During my crowdfunding campaign there have been peaks and valleys, days of fruitful contributions and days when I wondered where all the YA fans had gone. What looks initially like rejection or indifference, we discover is simply a sign that busy people are attending to the events of their day-to-day lives.
Last night I was at the Todd Rundgren’s Utopia concert. I’ve seen Utopia many times since the early 80s. Their drummer, Willie Wilcox is my friend.
At some point during the show I looked around at the audience. It was filled with people who loved this band and were delighted to be at the show.
What struck me about 99% of the people I saw at the concert was that most of them had either grey hair or no hair.
In an artist’s life, it is not the critic, the heckler, or the bully of rejection we are fighting – it is our own egos disguised as each one of them. Our desire for praise, and our resistance to seeing our own weaknesses and addressing them, is often the source of our pains.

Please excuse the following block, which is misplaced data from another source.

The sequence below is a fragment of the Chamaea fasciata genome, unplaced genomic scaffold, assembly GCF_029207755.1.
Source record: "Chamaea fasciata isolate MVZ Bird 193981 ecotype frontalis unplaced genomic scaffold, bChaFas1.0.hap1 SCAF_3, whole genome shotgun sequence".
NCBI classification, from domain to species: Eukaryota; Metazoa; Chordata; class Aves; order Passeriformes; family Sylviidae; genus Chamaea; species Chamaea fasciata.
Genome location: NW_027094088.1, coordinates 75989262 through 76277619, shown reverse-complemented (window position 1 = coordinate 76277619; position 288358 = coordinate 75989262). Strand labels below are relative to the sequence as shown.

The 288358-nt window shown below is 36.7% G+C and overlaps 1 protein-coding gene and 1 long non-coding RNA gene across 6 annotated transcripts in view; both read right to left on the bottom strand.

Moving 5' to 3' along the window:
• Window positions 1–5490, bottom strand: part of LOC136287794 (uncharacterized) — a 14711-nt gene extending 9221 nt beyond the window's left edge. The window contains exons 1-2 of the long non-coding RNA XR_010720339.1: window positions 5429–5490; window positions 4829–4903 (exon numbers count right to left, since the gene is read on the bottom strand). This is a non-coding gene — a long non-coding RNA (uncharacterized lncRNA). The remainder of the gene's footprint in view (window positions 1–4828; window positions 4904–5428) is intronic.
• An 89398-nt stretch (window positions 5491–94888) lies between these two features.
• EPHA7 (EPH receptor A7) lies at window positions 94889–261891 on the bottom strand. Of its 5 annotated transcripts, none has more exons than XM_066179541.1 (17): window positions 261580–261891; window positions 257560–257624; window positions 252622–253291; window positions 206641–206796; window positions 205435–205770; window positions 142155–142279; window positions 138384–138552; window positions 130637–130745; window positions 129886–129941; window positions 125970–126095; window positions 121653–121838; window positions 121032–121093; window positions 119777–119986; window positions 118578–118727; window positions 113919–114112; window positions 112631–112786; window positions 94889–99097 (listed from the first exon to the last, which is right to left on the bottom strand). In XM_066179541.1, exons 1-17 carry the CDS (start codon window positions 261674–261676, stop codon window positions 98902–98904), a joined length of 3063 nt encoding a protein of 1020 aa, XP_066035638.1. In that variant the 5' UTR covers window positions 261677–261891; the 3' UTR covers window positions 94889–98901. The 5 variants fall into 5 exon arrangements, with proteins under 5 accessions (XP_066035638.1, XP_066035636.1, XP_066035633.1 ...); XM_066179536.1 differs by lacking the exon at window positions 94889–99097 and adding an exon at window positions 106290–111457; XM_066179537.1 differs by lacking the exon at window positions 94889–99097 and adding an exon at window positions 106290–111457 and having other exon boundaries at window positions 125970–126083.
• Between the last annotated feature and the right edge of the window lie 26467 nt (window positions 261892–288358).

Bill grew up in a single-parent home in Philadelphia. His mother, whom he loved, had many kids and worked many jobs to provide for her children. They were poor, but united. Bill was the oldest. He passed every year of high school. His report card never raised a red flag…nor did any of his teachers.
Long before the “warehouse” model of book-selling became popular, long before the personality and charm of independent establishments fell to the corporate manipulation that suffocated the livelihoods of imaginative shop-owners, I loved to wander into independent bookshops.
I stand in awe of the work of Newell Convers Wyeth. His work is loose, alive –– attentively observant of light and shadow, expressive, deceptively simple yet sophisticated in detail. Wyeth’s compositions never lose focus upon their centre of interest, and they are always full of movement. We can all stand to take a page from N.C. Wyeth’s book of mastery and apply his library of examples to our own work.